Ham and Eggheads

March 25, 2011 | By | 31 Replies More

Ken Ham is the head of Answers In Genesis, an organization that promotes and perpetuates the Creationist view that the Earth is less than ten thousand years old, that homo sapiens sapien trod the same ground at the same time as dinosaurs, the the story of Noah is literally true, and that evolution is All Wrong.  He’s an Australian and a biblical literalist.  He built the Creation Museum in Petersburg, Kentucky, in 2007.  Check the link for an overview by an (admittedly) biased source, but for simple clarity is hard to beat.  It is a fraud of research, flagrantly anti-science, and laughable in its assertions (in my opinion).

Ken Ham is one of the more public figures in our current national spasm of extreme religiosity.  He’s attempting to have built another show-piece in Kentucky, a theme park based on Noah and the Flood.  The problem with this, however, is that tax dollars are being used in its construction and it is a blatantly religious enterprise.

In the meantime, Ken Ham and Answers In Genesis have recently been disinvited from a conference on homeschooling.   There are multiple ironies in this, especially since, on the face of it, Ham and these particular homeschoolers would seem to be sympatico on the issues.

Be that as it may, it prompted me to make a couple of observations regarding this whole phenomenon.  According to the Home School Legal Defense Fund,  homeschooling is a growing practice.

it is estimated that the annual rate of growth of the number of children being homeschooled in the U.S. is between 7% to 15%. Reports from 1999 determined that approximately 850,000 American children were being home schooled by at least one parent. This number increased again in 2003, to over one million children, according to the National Center for Education Statistics National Household Education (NHES). NHES compiled data showing that in 2007, over 1.5 million children in the U.S. were home schooled.

There are several reasons for this, but the most stated are:

Religious or moral instruction 36%

School environment 21%

Academic instruction 17%

Other 26%

Questions of violence, socialization, academic standards, and related issues play into these decisions.  Not all homeschooling is, as is popularly thought, conducted for religious reasons, but certainly religious homeschooling gets the lion’s share of the publicity.

Creation Museum exhibit (Creative Commons)

I have the same reservations about homeschooling as I have with special private schools that seek to isolate students from the wider community.  Despite the problems with “the world” to put an informational barrier between a child and that world can put that child at a disadvantage later.  But I can’t argue with the sentiment that many public schools are dysfunctional and do a disservice to students.  The 17% of the sample opting for homeschooling for academic reasons probably have concerns with which I’d agree.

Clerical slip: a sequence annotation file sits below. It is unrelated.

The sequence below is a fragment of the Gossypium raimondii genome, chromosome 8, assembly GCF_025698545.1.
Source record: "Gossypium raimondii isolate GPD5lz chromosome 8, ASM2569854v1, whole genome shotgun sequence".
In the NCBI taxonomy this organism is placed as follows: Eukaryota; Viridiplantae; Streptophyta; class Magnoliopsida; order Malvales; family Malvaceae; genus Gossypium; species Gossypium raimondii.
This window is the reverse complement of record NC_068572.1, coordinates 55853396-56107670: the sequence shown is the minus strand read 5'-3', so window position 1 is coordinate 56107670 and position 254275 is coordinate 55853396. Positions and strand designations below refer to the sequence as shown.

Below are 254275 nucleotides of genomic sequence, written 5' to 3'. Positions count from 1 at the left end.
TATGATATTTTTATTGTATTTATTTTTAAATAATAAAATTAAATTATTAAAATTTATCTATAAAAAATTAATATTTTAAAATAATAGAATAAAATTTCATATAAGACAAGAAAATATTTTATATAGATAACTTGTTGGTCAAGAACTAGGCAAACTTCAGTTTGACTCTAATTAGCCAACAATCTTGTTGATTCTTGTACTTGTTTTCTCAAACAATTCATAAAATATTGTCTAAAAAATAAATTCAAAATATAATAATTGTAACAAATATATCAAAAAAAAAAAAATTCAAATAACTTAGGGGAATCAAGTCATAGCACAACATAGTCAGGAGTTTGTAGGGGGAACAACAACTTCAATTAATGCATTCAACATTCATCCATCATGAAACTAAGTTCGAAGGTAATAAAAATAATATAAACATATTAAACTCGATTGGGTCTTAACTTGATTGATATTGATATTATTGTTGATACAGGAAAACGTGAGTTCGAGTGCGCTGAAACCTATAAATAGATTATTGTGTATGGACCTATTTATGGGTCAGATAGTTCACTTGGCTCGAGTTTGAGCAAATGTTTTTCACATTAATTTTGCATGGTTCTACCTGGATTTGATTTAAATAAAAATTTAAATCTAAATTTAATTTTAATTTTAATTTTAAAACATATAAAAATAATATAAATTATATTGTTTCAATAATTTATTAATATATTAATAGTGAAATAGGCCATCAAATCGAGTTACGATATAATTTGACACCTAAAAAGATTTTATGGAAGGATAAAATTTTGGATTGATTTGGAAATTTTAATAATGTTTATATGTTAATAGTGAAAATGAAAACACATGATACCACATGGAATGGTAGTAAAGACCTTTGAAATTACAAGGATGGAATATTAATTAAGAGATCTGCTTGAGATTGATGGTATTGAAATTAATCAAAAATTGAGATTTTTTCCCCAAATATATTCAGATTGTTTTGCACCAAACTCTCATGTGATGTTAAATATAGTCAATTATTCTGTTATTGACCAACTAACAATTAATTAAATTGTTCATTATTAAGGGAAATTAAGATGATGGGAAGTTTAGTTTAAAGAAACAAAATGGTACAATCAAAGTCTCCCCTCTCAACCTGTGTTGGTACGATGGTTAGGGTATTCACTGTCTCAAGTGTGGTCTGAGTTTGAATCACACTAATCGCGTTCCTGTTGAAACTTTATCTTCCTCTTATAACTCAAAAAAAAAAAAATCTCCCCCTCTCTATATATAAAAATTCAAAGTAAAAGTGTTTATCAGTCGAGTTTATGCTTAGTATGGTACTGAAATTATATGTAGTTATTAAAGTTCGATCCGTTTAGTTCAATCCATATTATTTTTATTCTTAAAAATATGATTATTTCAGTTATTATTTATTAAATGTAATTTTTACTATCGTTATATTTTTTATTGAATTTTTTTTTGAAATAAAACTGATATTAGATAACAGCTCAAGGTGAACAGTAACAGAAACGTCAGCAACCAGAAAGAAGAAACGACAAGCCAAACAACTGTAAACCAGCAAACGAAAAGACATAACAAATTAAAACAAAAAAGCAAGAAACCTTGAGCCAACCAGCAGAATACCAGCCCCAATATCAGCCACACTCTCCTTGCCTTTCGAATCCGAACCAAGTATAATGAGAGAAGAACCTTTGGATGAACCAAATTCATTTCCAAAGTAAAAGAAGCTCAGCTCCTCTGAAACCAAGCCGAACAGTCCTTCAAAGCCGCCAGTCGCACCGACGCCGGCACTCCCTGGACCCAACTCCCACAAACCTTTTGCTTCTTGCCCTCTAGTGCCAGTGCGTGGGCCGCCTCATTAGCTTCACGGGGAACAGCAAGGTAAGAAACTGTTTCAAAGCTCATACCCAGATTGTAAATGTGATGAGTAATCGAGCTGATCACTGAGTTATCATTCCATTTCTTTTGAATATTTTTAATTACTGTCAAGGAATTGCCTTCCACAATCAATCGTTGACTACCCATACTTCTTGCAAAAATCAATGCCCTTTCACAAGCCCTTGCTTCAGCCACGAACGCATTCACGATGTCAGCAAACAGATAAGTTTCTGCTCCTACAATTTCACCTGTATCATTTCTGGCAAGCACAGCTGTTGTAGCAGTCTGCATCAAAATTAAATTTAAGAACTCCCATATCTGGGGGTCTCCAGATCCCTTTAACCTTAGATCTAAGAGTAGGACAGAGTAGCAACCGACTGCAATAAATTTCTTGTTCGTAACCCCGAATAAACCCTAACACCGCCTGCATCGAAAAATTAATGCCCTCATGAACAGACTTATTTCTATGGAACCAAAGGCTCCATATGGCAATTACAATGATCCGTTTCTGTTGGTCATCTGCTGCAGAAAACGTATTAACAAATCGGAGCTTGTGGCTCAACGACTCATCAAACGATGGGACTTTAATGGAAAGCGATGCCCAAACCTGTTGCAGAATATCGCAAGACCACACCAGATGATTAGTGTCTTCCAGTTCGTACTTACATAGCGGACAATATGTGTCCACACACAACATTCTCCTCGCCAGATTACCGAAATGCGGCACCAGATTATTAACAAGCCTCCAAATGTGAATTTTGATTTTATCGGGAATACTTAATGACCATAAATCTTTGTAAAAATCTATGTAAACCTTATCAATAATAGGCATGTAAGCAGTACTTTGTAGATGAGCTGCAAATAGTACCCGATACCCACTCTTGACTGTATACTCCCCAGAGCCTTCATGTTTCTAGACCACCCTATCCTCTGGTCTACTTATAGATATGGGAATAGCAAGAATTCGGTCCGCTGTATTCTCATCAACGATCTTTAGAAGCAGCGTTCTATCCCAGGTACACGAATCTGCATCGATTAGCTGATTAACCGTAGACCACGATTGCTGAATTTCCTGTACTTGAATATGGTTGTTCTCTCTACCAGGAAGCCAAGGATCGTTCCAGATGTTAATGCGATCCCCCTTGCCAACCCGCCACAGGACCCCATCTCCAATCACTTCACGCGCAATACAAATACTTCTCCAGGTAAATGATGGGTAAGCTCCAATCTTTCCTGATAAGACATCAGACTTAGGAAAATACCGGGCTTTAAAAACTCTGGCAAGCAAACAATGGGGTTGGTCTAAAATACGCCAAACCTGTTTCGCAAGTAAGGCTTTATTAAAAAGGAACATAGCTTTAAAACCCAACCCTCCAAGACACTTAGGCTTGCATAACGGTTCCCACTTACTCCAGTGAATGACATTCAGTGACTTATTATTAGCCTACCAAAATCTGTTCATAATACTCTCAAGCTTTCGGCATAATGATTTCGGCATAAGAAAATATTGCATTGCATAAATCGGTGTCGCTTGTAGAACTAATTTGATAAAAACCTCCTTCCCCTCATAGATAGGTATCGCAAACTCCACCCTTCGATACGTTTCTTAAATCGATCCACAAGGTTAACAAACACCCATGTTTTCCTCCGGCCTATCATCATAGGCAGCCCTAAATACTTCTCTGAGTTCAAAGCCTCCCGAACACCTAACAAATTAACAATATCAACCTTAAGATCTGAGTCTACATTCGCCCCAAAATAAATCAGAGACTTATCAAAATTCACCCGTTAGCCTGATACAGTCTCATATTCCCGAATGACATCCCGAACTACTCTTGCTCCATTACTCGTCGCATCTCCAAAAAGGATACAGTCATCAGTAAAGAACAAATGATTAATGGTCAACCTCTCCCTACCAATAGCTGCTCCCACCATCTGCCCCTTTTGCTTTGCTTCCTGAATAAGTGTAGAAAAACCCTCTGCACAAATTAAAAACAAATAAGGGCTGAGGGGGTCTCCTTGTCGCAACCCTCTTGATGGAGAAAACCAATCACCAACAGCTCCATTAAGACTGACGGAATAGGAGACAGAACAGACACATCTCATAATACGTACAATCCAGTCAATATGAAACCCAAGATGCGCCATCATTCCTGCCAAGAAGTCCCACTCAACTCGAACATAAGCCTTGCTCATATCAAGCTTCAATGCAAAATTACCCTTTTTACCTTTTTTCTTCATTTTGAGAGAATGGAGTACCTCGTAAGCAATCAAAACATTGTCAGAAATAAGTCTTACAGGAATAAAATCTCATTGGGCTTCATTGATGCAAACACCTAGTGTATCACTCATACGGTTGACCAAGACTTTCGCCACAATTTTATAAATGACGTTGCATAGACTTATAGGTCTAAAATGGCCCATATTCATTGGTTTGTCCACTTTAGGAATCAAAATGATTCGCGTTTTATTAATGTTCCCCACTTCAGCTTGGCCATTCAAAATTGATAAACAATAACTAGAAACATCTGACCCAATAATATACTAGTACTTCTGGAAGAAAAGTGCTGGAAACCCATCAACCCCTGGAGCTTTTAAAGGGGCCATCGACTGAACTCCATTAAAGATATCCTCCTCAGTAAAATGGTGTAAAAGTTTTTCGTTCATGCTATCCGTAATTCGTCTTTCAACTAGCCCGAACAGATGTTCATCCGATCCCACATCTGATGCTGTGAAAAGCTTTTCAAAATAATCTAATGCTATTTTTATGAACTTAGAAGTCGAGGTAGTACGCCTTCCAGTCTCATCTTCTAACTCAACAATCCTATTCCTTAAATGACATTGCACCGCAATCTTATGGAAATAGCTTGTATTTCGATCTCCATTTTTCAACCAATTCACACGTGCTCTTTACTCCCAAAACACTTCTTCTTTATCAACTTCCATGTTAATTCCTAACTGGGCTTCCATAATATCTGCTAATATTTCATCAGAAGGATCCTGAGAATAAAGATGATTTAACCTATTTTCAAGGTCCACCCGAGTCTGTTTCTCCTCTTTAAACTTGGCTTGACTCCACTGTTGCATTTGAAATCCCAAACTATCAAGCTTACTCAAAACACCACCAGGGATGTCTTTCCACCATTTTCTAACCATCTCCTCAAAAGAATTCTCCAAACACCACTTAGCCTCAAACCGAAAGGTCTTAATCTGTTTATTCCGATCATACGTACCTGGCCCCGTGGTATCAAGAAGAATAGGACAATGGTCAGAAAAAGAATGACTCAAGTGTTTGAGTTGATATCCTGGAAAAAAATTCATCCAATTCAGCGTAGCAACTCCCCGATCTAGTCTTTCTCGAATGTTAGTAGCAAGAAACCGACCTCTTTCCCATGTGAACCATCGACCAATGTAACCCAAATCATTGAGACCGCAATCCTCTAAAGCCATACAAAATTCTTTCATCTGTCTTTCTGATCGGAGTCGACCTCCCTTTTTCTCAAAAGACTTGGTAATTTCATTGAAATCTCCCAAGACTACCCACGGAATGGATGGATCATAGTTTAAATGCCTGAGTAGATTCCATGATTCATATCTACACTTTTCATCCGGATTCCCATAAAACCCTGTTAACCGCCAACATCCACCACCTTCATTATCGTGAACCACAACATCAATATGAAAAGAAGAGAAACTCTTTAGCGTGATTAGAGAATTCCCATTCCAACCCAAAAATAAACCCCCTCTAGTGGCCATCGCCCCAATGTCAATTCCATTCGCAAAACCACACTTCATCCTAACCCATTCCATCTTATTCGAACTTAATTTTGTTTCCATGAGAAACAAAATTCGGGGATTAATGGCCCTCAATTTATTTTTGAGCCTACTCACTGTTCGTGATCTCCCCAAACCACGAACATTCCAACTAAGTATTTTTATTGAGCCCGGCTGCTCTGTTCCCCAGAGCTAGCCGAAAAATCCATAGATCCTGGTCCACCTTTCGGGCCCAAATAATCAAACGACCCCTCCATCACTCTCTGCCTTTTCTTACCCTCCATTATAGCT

The more people pull their children out of public education, though, the less incentive there is to fix that system.

Part of the academic experience is and must be socialization (although I firmly believe most of the problems we have with public education today stem from the fact that in America the primary purpose of school has always been socialization, often at the expense of academics, and we’re paying for this unacknowledged fact today).What profoundly disturbs me about the 36% of those who homeschool for religious reasons is precisely the problem presented by people like Ken Ham.  Parents who reject science as an enemy to their religious beliefs do neither their children nor this country any good by isolating their children and inculcating the distorted views presented in the name of some sort of spiritual decontamination.  What these parents wish to tell their kids at home is their business—but there is also a vast pool of legitimate knowledge about the world which needs to be taught if these kids are to have any chance at being able as adults to make reasoned and rational choices, for themselves and for their own children and for the society in which they live and work.  Few parents have either the time or the training to do this, at least in my opinion, whether they are certified or not, simply because they are only one voice.  Much education happens in the crossfire of ideas under examination by many.  The debate that happens in a vibrant classroom setting is vital to the growth of one’s ability to think, to analyze, and to reason.  The by-play that will likely happen between dissenting viewpoints, or between different apprehensions of a topic, won’t happen in isolation.